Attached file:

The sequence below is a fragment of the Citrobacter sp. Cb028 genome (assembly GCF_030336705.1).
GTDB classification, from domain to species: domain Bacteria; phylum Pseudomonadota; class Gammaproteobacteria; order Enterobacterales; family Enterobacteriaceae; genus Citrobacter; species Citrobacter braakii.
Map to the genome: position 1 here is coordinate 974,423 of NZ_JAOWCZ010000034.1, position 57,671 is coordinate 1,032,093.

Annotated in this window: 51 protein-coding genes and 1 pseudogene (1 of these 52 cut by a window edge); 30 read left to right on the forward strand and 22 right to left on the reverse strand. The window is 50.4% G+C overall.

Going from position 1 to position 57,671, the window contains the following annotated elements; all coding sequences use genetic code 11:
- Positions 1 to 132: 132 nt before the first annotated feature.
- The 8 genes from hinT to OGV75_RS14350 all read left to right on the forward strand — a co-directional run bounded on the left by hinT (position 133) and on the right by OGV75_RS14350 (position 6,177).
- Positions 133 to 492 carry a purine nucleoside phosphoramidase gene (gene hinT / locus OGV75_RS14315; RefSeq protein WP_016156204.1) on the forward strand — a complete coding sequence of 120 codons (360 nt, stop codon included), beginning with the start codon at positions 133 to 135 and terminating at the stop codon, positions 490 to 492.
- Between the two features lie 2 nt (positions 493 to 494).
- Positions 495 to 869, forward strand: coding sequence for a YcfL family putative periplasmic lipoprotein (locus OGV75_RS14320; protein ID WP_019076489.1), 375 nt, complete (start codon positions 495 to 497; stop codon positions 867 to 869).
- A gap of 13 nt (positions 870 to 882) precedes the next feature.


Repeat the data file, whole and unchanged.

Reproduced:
The sequence below is a fragment of the Citrobacter sp. Cb028 genome (assembly GCF_030336705.1).
GTDB classification, from domain to species: domain Bacteria; phylum Pseudomonadota; class Gammaproteobacteria; order Enterobacterales; family Enterobacteriaceae; genus Citrobacter; species Citrobacter braakii.
Map to the genome: position 1 here is coordinate 974,423 of NZ_JAOWCZ010000034.1, position 57,671 is coordinate 1,032,093.

Annotated in this window: 51 protein-coding genes and 1 pseudogene (1 of these 52 cut by a window edge); 30 read left to right on the forward strand and 22 right to left on the reverse strand. The window is 50.4% G+C overall.

Going from position 1 to position 57,671, the window contains the following annotated elements; all coding sequences use genetic code 11:
- Positions 1 to 132: 132 nt before the first annotated feature.
- The 8 genes from hinT to OGV75_RS14350 all read left to right on the forward strand — a co-directional run bounded on the left by hinT (position 133) and on the right by OGV75_RS14350 (position 6,177).
- Positions 133 to 492 carry a purine nucleoside phosphoramidase gene (gene hinT / locus OGV75_RS14315; RefSeq protein WP_016156204.1) on the forward strand — a complete coding sequence of 120 codons (360 nt, stop codon included), beginning with the start codon at positions 133 to 135 and terminating at the stop codon, positions 490 to 492.
- Between the two features lie 2 nt (positions 493 to 494).
- Positions 495 to 869, forward strand: coding sequence for a YcfL family putative periplasmic lipoprotein (locus OGV75_RS14320; protein ID WP_019076489.1), 375 nt, complete (start codon positions 495 to 497; stop codon positions 867 to 869).
- A gap of 13 nt (positions 870 to 882) precedes the next feature.